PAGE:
There are in our view at least two possible explanations for what took place here. First, to some degree, the Petitioner heard what it wanted to hear. Not collecting the tax made it easy on the nonresident customers and on King's, and might have enabled King's to be slightly more competitive on sales to nonresidents. It seems unlikely to us that three separate state employees, including a representative from a separate state agency like DOT, independently would direct the taxpayer not to collect the sales tax from its nonresident customers. Second, it is also possible that the Petitioner might have initially confused treatment of motorized vehicles with nonmotorized vehicles. In sum, what the Petitioner put before us does not in its entirety have the ring of truth, and certainly does not reach the level of clear and convincing evidence.(8) As made clear in the summary above, the bar here is relatively high. Proof of estoppel must be clear, satisfactory and convincing and is not to rest on mere inference and conjecture. Variance, Inc. v. Losinske, 71 Wis. 2d 31, 39, 237 N.W.2d 22, 26 (1976). In our view, the Petitioner has failed to prove the first element of equitable estoppel, and thus we need not address the other two elements.
King's Enterprises points to cases in which a taxpayer has been successful in using equitable estoppel and argues that none of those cases states that written confirmation of the alleged advice is required. See DOR v. Family Hosp., Inc., 105 Wis. 2d 250, 253, 257, 313 N.W.2d 828 (1982); DOR v. Moebius Printing Co., 89 Wis. 2d 610, 632-33, 636-37, 641-42, 279 N.W.2d 213 (1979); Libby, McNeill & Libby v. Department of Taxation, 260 Wis. 551, 554-60, 51 N.W.2d 796 (1952). We agree with the Petitioner that none of those cases states that a writing is required, but that is not, in our view, what the issue is here. Instead, we see the issue here in terms of whether or not the alleged advice was ever given, and based on the testimony here, the Petitioner has not clearly and convincingly proven that it was.(9)
The Petitioner has not shown that the Department should be equitably estopped from collecting the sales taxes the Petitioner failed to pay over from 2004 to 2007.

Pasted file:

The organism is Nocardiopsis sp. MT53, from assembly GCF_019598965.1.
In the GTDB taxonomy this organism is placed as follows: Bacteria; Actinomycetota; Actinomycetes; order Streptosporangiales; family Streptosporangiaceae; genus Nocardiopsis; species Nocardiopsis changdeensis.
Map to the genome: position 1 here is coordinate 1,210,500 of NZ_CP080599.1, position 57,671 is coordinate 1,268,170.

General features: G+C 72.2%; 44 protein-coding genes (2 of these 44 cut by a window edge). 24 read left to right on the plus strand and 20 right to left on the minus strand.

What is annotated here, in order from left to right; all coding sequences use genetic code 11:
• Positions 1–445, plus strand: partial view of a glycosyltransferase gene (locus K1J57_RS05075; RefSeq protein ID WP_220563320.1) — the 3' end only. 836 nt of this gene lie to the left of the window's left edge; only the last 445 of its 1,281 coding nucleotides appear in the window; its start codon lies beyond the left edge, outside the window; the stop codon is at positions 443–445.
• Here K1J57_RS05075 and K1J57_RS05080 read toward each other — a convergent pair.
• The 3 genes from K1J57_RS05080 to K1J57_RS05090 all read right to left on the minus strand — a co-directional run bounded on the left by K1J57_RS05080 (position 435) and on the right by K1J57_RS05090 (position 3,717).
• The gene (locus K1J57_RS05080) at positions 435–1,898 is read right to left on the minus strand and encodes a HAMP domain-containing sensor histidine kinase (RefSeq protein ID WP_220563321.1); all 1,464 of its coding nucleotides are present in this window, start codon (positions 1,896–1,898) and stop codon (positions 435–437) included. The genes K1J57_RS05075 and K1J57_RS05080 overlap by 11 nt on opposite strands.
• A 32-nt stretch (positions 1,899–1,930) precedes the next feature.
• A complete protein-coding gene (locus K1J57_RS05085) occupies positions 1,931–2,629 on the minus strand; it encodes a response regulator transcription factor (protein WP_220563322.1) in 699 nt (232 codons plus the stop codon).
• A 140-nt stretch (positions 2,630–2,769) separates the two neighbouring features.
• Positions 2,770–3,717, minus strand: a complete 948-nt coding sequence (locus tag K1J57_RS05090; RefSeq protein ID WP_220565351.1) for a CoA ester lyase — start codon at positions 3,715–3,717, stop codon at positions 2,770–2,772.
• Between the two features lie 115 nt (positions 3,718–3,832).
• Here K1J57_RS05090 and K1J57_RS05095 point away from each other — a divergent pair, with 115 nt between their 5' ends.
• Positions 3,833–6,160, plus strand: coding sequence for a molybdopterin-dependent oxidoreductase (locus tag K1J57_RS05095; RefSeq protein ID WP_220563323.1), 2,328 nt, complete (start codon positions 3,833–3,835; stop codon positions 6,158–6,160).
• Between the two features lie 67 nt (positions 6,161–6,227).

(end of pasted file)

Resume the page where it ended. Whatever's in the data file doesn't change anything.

The Department's action denying part of the petition for redetermination is affirmed.
Dated at Madison, Wisconsin, this 11th day of May, 2012.
WISCONSIN TAX APPEALS COMMISSION
Lorna Hemp Boll, Chair
Roger W. LeGrand, Commissioner
Thomas J. McAdams, Commissioner
ATTACHMENT: "NOTICE OF APPEAL INFORMATION"
June 29, 2012 - Petition for rehearing denied pursuant to Wis. Stat. 227.49(3).
July 26, 2012 - Appealed to Marathon County Circuit Court (12CV809)
September 26, 2012 - Change of venue to Dane County Circuit Court (12CV3880)
January 16, 2013 - Decision & Order on Judicial Review - This order is FINAL for purposes of appeal (12CV03880)
February 28, 2013 - Notice of Appeal filed with State of Wisconsin, Court of Appeals, District IV, Case No. 12CV3880, Appeal No. 2013AP000516
October 17, 2013 - APPEAL from an order for Dane County: RICHARD G. NESS, Judge, Affirmed, State of Wisconsin, Court of Appeals, District IV, Case No. 12CV03880, Appeal No. 2013AP0516.
1 The Department submitted a proposed statement of facts with its post-trial brief and the Petitioner's brief included facts in the argument section with citations to the record. We have made selections from both with edits for form, content, and punctuation.
2 The Commission has decided to refer to this individual, and several others, using only an initial for the last name. Unfortunately, another individual referred to in the testimony has the same initials, so it will be necessary to use first names.
3 The MV-11 is a form to request a title and a license plate.
4 A "fifth wheel" coupling provides a link between a semi-trailer and the towing vehicle. Some recreational vehicles use a fifth wheel configuration, requiring the coupling to be installed in the bed of a pickup truck as a towing vehicle.
5 The balancing test needs to be applied only when a party is successful in showing the basic elements of equitable estoppel. See Independence Corrugated, LLC v. City of Oak Creek., 2008 WI App 160, 314 Wis. 2d 508, 758 N.W.2d 225 citing DOR v. Moebius Printing Co., 89 Wis. 2d 610, 639, 279 N.W.2d 213 (1979).
("Because [we] conclude that the elements of the defense of estoppel against a private person are met in the case at bar, we must next consider whether the defense of estoppel shall be applied against a state agency.").
6 One of the individuals who provided the alleged advice not to collect the tax worked for the Department of Transportation. However, in Spickler Enterprises, Ltd. v. Dep't of Revenue, Wis. Tax Rptr. (CCH) ¶400-187 (WTAC 1995), the Commission determined that the Petitioner's alleged reliance on oral advice given by WDOT personnel regarding Wisconsin sales tax did not estop the Department in a case involving property similar to that here. See, also, Zunker v. Wisconsin Dep't of Revenue, Wis. Tax Rptr. (CCH) ¶202-812 (WTAC 1986).
7 The testimony of the company president was to the effect that the Petitioner at one time did have documentation, but destroyed it pursuant to its record retention policy. The Petitioner also points out in its brief that the Department has also destroyed its records from this time period, but we cannot decide this case on evidence that is not before the Commission.
8 We should make clear that we believe that the company president and the company accountant testified truthfully, but as the above excerpt demonstrates, their memory of these long ago events was not clear or precise.
9 The Commission has discussed whether oral advice is sufficient on several occasions. See, Olken v. Wisconsin Dep't of Revenue, Wis. Tax Rptr. (CCH) ¶202-057 (WTAC 1982); Zunker v. Wisconsin Dep't of Revenue, Wis. Tax Rptr. (CCH) ¶202-812 (WTAC 1986). In our view, it is unnecessary to reach that question here.